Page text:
04 October 2012
The following article by Ann Puntis, Chief Executive of our exam board Cambridge International Examinations, appeared in SecEd - the UK’s only weekly publication that is dedicated exclusively to secondary education - on 4 October 2012.
The extent to which UK educational practice can influence countries around the world can be shown by a review of Malaysia’s education system.
A huge country with long-established links with the UK and a tradition of students completing their higher education in this country, Malaysia is currently undergoing a number of significant educational reforms which have many resonances with our own. And some which don’t.
The very extent of educational change can seem challenging in the UK. As we start the next academic year teachers are coming to terms with the implications of the review of the national curriculum for primary schools, government plans to eventually scrap GCSE exams, and Ofqual consulting with schools about the shape of A Level reform.
Hardly a classroom in the country has been left untouched. But one dimension that we do not have to connect with in the UK as a whole is the question of the language of instruction.
With the exception of Welsh medium schools where there is recognition that many children will have English as an additional language and need additional support in mainstream education, in most UK schools there is no question that English provides the medium of instruction.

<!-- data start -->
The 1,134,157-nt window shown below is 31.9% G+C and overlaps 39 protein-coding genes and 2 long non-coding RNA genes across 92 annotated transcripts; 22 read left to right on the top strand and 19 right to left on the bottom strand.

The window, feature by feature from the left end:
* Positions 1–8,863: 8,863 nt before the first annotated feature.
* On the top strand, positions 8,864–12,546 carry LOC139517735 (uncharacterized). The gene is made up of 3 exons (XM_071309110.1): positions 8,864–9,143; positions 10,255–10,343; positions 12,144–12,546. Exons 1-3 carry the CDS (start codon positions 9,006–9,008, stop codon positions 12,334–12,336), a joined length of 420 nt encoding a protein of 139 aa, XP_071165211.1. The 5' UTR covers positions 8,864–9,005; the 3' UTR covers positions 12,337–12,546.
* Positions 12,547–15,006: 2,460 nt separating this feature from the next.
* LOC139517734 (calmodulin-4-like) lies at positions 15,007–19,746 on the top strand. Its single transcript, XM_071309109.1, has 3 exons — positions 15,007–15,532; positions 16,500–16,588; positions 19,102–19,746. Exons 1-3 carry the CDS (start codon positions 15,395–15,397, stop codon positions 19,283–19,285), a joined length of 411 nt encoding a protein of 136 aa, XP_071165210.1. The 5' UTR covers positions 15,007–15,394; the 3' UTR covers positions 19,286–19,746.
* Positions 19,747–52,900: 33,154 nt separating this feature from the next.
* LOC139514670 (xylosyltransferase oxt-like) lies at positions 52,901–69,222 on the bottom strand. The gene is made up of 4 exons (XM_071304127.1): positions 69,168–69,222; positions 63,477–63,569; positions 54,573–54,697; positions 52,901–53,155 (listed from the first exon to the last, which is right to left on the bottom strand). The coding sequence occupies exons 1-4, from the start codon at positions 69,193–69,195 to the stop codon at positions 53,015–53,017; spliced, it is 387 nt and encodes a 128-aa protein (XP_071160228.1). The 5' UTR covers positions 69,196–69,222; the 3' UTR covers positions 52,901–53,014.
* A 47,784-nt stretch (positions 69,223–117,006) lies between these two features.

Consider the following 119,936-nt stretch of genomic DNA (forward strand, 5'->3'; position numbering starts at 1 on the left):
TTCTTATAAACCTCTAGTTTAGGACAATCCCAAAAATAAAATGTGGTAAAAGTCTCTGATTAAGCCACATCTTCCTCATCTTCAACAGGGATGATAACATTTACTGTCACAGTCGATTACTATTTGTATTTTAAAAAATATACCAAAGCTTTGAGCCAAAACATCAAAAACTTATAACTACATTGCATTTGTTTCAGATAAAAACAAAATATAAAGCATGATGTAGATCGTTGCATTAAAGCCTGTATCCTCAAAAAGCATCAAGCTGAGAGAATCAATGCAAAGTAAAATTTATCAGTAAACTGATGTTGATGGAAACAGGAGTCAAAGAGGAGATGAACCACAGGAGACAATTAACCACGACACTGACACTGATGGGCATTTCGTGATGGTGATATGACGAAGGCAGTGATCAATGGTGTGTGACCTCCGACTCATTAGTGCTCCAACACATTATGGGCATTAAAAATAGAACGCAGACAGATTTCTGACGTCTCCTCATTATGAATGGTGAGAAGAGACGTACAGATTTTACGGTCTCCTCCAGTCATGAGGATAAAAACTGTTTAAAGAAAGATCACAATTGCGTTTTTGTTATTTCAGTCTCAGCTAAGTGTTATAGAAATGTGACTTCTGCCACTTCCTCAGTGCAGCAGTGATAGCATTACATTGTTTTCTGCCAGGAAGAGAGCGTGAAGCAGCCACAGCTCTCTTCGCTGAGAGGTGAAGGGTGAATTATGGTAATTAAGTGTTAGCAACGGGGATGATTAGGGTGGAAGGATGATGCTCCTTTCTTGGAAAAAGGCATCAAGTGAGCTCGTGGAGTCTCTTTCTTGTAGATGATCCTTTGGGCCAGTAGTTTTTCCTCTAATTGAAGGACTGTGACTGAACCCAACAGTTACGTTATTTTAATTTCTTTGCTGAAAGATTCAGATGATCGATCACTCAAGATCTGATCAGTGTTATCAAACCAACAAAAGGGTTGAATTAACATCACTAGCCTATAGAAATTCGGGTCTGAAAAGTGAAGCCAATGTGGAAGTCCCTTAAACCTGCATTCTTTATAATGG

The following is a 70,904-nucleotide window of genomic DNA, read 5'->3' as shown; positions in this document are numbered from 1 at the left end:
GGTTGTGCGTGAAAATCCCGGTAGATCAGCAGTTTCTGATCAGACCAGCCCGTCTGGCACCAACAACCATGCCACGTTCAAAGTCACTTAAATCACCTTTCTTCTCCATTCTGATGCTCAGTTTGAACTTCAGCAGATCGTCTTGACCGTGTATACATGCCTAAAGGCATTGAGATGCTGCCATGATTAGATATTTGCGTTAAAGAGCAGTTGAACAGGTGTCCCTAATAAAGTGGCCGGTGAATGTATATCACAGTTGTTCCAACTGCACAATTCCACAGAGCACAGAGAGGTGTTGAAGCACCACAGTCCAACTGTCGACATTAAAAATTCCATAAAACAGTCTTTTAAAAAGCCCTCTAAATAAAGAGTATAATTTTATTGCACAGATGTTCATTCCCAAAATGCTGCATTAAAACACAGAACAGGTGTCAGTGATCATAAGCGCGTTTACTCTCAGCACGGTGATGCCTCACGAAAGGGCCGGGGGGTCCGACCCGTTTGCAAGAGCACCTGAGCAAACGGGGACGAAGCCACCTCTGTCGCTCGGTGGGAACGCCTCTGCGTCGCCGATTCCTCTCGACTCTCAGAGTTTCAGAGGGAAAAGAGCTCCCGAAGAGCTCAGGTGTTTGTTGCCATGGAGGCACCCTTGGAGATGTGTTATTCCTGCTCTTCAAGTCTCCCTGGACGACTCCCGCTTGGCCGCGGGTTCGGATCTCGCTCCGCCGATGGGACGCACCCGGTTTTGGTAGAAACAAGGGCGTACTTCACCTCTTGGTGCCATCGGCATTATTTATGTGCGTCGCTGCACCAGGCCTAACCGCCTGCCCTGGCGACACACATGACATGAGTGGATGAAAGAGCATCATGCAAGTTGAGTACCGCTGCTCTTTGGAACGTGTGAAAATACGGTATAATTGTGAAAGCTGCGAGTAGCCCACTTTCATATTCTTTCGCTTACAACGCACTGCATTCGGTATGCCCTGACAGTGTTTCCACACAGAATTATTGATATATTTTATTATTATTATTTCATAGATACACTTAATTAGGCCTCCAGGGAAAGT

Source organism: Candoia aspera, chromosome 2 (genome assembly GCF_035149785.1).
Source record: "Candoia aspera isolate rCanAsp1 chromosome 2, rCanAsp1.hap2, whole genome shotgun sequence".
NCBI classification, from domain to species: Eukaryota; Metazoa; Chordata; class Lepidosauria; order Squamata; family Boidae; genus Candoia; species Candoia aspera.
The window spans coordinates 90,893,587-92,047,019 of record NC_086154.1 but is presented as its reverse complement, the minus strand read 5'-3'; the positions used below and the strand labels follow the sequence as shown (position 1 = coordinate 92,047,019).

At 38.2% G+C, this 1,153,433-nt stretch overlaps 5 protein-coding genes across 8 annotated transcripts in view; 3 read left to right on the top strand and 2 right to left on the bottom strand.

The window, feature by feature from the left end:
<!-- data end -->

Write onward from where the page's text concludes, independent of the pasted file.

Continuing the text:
This is not the case in many other countries around the world where policy-makers struggle to balance their local language against a “global” language such as English.
One country caught in this dilemma is Malaysia. A country with an ambitious development agenda and a position of growing influence across the Islamic world, there is a need to address issues of national identity and social cohesion alongside the requirement for global competitiveness.
Language policy in Malaysia has gone through a number of development stages. Up until 30 years ago, the school system was based on teaching in English. Between the 1980s and 2002 the educational system dealt with a switch to Malay language medium in national schools. This switch was then replaced by a brief initiative to deliver maths and science in the medium of English. And now we come full circle in 2012 to a return to Malay medium.
So in any one school in Malaysia the teachers in their 40s and 50s will have been educated in English, while their younger colleagues will have experienced education in Malay. They will both have struggled over the last decade with managing a mixed-language educational environment.
They will probably continue to struggle with the return to Malay, given the diversity of Malaysia. If you are teaching in Kuala Lumpur, schools, teachers and parents are likely to be more resentful about the language switch. In a rural state, you probably never quite made it to teaching in English in the first place.
It is a no-win situation for the policy-maker. There are sound educational reasons for deciding to teach in either language, but less for frequently changing the policy.